BERLIN (Reuters) – The shock resignation of outspoken policy hawk Sabine Lautenschlaeger from the European Central Bank’s Executive Board vacates a seat at the ECB’s top table just as Mario Draghi prepares to hand over the presidency to Christine Lagarde.
By convention Germany, France and Italy, the biggest euro zone economies, always have a seat on the six-member Executive Board that runs the central bank’s day-to-day operations, which means Berlin is likely to propose a new candidate.
Lautenschlaeger’s background was in banking supervision. By replacing her with an economist, Berlin could seek to exercise greater influence over ECB policy, which Bundesbank chief Jens Weidmann, an arch-critic of the ECB’s crisis-fighting monetary easing, has struggled to influence under Draghi.
Following are potential candidates to take Lautenschlaeger’s seat on the board.
A German academic and member of the prominent German Council of Economic Experts, she is an economist with knowledge of monetary policy but has no executive experience at a major institution. In July, she questioned the effectiveness of Draghi’s strategy, saying: “Although monetary policy is already very expansive, the ECB is preparing a further loosening … It is doubtful that it will succeed in bringing the inflation rate in the euro zone close to 2 percent. At the same time, the risks to financial stability rise further.” She declined to comment when asked about replacing Lautenschlaeger.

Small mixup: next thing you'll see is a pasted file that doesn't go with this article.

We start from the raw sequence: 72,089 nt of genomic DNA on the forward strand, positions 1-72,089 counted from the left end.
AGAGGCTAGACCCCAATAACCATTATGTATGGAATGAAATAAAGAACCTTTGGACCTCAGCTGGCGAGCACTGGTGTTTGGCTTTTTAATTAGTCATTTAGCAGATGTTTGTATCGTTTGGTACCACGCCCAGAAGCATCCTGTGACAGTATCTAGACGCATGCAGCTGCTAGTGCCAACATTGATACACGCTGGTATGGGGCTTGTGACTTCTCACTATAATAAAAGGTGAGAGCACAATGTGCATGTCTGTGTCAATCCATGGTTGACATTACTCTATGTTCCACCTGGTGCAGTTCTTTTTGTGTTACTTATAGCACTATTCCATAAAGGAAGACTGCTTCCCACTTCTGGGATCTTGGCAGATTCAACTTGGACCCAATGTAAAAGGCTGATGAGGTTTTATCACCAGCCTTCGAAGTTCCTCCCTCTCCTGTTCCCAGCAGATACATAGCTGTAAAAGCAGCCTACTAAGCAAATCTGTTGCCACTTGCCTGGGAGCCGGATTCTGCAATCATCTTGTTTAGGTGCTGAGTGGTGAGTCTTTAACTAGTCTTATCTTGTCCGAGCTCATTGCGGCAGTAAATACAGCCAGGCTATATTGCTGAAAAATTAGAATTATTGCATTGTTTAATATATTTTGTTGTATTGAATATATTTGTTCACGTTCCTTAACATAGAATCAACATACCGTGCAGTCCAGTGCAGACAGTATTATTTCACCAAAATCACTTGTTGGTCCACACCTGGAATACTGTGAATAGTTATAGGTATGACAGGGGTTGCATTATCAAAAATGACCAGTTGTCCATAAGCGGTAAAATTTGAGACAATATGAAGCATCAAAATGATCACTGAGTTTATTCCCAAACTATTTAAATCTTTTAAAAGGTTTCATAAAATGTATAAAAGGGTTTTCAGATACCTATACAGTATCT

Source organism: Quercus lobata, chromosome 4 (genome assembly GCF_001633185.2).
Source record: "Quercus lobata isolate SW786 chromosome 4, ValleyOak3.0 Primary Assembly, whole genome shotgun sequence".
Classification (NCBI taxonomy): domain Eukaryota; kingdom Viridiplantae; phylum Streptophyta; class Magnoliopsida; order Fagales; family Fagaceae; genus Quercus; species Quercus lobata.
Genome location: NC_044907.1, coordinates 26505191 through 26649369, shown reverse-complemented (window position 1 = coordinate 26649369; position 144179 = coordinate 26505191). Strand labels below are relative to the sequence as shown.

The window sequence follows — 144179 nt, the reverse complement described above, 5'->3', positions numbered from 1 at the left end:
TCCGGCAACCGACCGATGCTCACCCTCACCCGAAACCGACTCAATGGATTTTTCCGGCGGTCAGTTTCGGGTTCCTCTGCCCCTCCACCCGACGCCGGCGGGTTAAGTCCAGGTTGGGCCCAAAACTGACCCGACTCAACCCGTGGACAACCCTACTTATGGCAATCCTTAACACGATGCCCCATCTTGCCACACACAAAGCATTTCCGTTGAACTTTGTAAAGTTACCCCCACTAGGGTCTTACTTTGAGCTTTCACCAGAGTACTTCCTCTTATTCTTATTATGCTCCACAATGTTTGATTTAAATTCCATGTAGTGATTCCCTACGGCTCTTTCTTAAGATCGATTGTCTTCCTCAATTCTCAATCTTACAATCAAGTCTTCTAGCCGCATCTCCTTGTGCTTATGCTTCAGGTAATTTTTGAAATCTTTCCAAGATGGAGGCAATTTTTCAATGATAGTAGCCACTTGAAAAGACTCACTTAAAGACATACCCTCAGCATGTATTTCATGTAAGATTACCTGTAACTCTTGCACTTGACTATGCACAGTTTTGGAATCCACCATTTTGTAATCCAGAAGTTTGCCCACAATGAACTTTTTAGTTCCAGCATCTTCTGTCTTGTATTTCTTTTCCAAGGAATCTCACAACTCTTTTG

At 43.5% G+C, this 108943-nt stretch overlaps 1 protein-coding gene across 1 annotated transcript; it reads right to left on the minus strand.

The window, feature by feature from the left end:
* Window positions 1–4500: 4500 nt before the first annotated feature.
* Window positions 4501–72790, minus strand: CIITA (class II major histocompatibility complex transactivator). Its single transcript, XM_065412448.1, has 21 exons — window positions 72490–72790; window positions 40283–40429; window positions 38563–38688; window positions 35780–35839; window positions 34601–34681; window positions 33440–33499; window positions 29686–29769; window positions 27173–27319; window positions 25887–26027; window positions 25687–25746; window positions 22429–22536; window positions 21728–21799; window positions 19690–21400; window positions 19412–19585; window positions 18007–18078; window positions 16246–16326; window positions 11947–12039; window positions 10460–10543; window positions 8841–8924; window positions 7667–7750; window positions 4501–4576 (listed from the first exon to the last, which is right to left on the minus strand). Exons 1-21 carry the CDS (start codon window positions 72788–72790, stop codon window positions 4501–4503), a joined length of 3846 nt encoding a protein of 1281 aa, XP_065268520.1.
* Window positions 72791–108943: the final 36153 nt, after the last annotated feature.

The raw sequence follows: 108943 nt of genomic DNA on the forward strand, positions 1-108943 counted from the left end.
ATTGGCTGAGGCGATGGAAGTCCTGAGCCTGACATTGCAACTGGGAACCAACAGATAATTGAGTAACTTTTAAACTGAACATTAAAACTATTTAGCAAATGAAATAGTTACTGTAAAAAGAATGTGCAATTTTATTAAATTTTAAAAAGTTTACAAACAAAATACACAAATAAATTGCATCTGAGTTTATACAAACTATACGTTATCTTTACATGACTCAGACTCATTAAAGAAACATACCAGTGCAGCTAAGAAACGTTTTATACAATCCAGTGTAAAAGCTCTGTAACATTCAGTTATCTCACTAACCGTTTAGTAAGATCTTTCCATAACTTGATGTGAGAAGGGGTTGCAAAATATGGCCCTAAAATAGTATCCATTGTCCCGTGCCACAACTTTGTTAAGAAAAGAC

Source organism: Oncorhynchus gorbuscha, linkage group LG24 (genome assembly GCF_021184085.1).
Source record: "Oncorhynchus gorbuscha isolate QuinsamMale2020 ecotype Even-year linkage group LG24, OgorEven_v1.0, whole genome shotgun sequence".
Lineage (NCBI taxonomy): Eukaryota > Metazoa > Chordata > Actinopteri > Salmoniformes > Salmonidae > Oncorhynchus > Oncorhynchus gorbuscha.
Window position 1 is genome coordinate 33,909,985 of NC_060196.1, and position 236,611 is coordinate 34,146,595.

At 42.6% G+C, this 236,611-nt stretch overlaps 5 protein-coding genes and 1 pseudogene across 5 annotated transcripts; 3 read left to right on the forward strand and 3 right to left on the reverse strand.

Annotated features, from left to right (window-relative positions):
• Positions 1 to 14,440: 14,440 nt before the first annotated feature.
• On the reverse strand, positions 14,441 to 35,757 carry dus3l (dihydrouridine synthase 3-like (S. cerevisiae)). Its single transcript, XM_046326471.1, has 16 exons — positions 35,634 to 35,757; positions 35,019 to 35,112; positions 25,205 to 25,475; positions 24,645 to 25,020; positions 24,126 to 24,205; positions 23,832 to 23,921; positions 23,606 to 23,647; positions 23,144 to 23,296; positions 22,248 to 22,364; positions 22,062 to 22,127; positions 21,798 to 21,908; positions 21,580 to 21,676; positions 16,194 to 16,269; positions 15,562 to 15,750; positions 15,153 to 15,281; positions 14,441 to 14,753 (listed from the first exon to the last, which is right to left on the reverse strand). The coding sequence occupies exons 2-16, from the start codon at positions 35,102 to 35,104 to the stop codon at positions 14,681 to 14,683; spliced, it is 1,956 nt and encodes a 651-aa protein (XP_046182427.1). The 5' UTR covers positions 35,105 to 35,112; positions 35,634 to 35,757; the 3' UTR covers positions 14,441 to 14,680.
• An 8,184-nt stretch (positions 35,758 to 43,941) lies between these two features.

A respected economist and now deputy governor of the German central bank, she has also served as a member of the German Council of Economic Experts. Buch has kept a relatively low profile at the Bundesbank and made a point of steering clear of monetary policy issues, leaving the topic to Weidmann. But her experience working closely with him could allow them to give more voice to hawkish positions on the 25-member ECB Governing Council, which comprises the Executive Board and euro zone national central bank chiefs. She declined to comment when asked about replacing Lautenschlaeger.
President of the Berlin-based DIW economic research institute, Fratzscher is a high-profile economist, and a professor at Humboldt University. Fratzscher knows the ECB better than other potential candidates, having worked at the bank from 2001 to 2012, rising to department head for the last four years. With degrees from Oxford and Harvard universities, his outlook is international and less hawkish than other leading German economists. When the ECB in July all but pledged to ease policy further, Fratzscher said: “The economic slowdown in the euro area leaves the ECB no other choice than to implement a more expansive monetary policy.”
A former Goldman Sachs banker, Kukies has worked at the German Finance Ministry since April 2018 as state secretary for financial market policy and European policy. A lieutenant of Finance Minister Olaf Scholz, he would bring inside knowledge of economic thinking in Berlin, but could risk looking like a political appointment.
Another member of the German Council of Economic Experts, Wieland has defended the ECB’s stimulus programme before Germany’s top court. An economics professor at the Institute for Monetary and Financial Stability at Frankfurt’s Goethe University, he has served as a consultant to the ECB.
(Compiled by Paul Carrel and Rene Wagner; Editing by Catherine Evans)